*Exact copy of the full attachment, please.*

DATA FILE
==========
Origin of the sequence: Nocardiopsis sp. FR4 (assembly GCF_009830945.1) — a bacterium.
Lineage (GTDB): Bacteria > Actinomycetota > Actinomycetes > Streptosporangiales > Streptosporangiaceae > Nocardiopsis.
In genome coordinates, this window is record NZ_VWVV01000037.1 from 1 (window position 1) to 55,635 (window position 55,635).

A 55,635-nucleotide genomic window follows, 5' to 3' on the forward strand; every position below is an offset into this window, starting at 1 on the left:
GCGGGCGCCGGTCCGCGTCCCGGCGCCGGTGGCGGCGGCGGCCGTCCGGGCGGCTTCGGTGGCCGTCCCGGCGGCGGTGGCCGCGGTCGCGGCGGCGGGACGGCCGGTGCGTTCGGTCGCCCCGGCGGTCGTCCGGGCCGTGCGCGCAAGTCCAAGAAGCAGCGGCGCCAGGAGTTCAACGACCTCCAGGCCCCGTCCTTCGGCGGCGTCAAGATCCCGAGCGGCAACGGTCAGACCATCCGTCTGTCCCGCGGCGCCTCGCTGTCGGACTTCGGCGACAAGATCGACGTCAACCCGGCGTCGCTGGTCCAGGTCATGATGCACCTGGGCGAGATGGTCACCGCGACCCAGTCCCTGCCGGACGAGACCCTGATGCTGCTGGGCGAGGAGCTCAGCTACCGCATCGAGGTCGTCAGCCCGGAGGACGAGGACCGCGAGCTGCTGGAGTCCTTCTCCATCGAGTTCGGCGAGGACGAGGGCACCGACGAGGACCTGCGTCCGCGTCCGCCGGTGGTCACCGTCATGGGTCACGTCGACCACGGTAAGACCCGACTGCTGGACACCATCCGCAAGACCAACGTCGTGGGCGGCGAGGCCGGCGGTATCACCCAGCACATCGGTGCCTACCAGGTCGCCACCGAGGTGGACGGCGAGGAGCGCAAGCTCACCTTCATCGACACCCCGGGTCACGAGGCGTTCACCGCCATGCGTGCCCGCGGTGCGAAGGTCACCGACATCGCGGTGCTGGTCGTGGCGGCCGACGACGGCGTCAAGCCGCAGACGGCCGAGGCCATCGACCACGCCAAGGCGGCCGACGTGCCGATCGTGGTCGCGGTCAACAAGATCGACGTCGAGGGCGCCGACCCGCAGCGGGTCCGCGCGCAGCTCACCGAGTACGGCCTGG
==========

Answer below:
Origin of the sequence: Nocardiopsis sp. FR4 (assembly GCF_009830945.1) — a bacterium.
Lineage (GTDB): Bacteria > Actinomycetota > Actinomycetes > Streptosporangiales > Streptosporangiaceae > Nocardiopsis.
In genome coordinates, this window is record NZ_VWVV01000037.1 from 1 (window position 1) to 55,635 (window position 55,635).

A 55,635-nucleotide genomic window follows, 5' to 3' on the forward strand; every position below is an offset into this window, starting at 1 on the left:
GCGGGCGCCGGTCCGCGTCCCGGCGCCGGTGGCGGCGGCGGCCGTCCGGGCGGCTTCGGTGGCCGTCCCGGCGGCGGTGGCCGCGGTCGCGGCGGCGGGACGGCCGGTGCGTTCGGTCGCCCCGGCGGTCGTCCGGGCCGTGCGCGCAAGTCCAAGAAGCAGCGGCGCCAGGAGTTCAACGACCTCCAGGCCCCGTCCTTCGGCGGCGTCAAGATCCCGAGCGGCAACGGTCAGACCATCCGTCTGTCCCGCGGCGCCTCGCTGTCGGACTTCGGCGACAAGATCGACGTCAACCCGGCGTCGCTGGTCCAGGTCATGATGCACCTGGGCGAGATGGTCACCGCGACCCAGTCCCTGCCGGACGAGACCCTGATGCTGCTGGGCGAGGAGCTCAGCTACCGCATCGAGGTCGTCAGCCCGGAGGACGAGGACCGCGAGCTGCTGGAGTCCTTCTCCATCGAGTTCGGCGAGGACGAGGGCACCGACGAGGACCTGCGTCCGCGTCCGCCGGTGGTCACCGTCATGGGTCACGTCGACCACGGTAAGACCCGACTGCTGGACACCATCCGCAAGACCAACGTCGTGGGCGGCGAGGCCGGCGGTATCACCCAGCACATCGGTGCCTACCAGGTCGCCACCGAGGTGGACGGCGAGGAGCGCAAGCTCACCTTCATCGACACCCCGGGTCACGAGGCGTTCACCGCCATGCGTGCCCGCGGTGCGAAGGTCACCGACATCGCGGTGCTGGTCGTGGCGGCCGACGACGGCGTCAAGCCGCAGACGGCCGAGGCCATCGACCACGCCAAGGCGGCCGACGTGCCGATCGTGGTCGCGGTCAACAAGATCGACGTCGAGGGCGCCGACCCGCAGCGGGTCCGCGCGCAGCTCACCGAGTACGGCCTGG